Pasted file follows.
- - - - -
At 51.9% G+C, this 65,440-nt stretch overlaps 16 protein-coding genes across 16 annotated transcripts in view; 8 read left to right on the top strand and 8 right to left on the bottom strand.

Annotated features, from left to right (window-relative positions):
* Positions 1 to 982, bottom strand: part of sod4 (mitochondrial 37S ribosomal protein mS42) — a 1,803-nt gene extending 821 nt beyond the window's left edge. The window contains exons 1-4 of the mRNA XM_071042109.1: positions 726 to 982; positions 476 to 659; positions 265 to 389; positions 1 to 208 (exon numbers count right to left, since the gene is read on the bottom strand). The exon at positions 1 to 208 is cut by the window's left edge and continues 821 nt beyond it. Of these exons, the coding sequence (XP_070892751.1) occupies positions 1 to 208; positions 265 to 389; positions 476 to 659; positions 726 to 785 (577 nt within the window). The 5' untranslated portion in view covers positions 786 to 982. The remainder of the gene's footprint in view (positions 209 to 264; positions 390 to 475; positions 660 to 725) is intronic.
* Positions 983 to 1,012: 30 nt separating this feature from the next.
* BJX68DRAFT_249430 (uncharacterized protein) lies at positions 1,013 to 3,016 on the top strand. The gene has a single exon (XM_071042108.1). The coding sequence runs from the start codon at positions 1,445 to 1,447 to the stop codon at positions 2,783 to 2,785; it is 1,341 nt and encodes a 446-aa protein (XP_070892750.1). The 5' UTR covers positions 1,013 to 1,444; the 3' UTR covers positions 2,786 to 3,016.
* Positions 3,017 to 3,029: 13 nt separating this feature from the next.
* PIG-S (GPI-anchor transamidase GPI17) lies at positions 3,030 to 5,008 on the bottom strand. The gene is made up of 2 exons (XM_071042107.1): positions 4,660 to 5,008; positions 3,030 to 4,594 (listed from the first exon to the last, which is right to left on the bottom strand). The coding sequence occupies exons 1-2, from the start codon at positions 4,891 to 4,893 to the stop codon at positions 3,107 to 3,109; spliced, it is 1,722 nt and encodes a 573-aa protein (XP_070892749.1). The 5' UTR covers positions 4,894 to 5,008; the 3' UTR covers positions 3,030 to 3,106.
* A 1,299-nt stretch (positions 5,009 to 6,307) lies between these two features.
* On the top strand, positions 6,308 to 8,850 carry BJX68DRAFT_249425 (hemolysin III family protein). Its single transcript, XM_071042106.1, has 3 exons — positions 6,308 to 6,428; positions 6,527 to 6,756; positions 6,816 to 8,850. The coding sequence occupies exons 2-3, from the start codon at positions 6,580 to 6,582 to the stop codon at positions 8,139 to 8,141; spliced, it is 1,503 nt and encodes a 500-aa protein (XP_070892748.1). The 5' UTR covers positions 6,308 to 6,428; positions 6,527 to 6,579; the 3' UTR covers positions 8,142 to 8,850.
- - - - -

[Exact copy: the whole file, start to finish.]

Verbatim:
At 51.9% G+C, this 65,440-nt stretch overlaps 16 protein-coding genes across 16 annotated transcripts in view; 8 read left to right on the top strand and 8 right to left on the bottom strand.

Annotated features, from left to right (window-relative positions):
* Positions 1 to 982, bottom strand: part of sod4 (mitochondrial 37S ribosomal protein mS42) — a 1,803-nt gene extending 821 nt beyond the window's left edge. The window contains exons 1-4 of the mRNA XM_071042109.1: positions 726 to 982; positions 476 to 659; positions 265 to 389; positions 1 to 208 (exon numbers count right to left, since the gene is read on the bottom strand). The exon at positions 1 to 208 is cut by the window's left edge and continues 821 nt beyond it. Of these exons, the coding sequence (XP_070892751.1) occupies positions 1 to 208; positions 265 to 389; positions 476 to 659; positions 726 to 785 (577 nt within the window). The 5' untranslated portion in view covers positions 786 to 982. The remainder of the gene's footprint in view (positions 209 to 264; positions 390 to 475; positions 660 to 725) is intronic.
* Positions 983 to 1,012: 30 nt separating this feature from the next.
* BJX68DRAFT_249430 (uncharacterized protein) lies at positions 1,013 to 3,016 on the top strand. The gene has a single exon (XM_071042108.1). The coding sequence runs from the start codon at positions 1,445 to 1,447 to the stop codon at positions 2,783 to 2,785; it is 1,341 nt and encodes a 446-aa protein (XP_070892750.1). The 5' UTR covers positions 1,013 to 1,444; the 3' UTR covers positions 2,786 to 3,016.
* Positions 3,017 to 3,029: 13 nt separating this feature from the next.
* PIG-S (GPI-anchor transamidase GPI17) lies at positions 3,030 to 5,008 on the bottom strand. The gene is made up of 2 exons (XM_071042107.1): positions 4,660 to 5,008; positions 3,030 to 4,594 (listed from the first exon to the last, which is right to left on the bottom strand). The coding sequence occupies exons 1-2, from the start codon at positions 4,891 to 4,893 to the stop codon at positions 3,107 to 3,109; spliced, it is 1,722 nt and encodes a 573-aa protein (XP_070892749.1). The 5' UTR covers positions 4,894 to 5,008; the 3' UTR covers positions 3,030 to 3,106.
* A 1,299-nt stretch (positions 5,009 to 6,307) lies between these two features.
* On the top strand, positions 6,308 to 8,850 carry BJX68DRAFT_249425 (hemolysin III family protein). Its single transcript, XM_071042106.1, has 3 exons — positions 6,308 to 6,428; positions 6,527 to 6,756; positions 6,816 to 8,850. The coding sequence occupies exons 2-3, from the start codon at positions 6,580 to 6,582 to the stop codon at positions 8,139 to 8,141; spliced, it is 1,503 nt and encodes a 500-aa protein (XP_070892748.1). The 5' UTR covers positions 6,308 to 6,428; positions 6,527 to 6,579; the 3' UTR covers positions 8,142 to 8,850.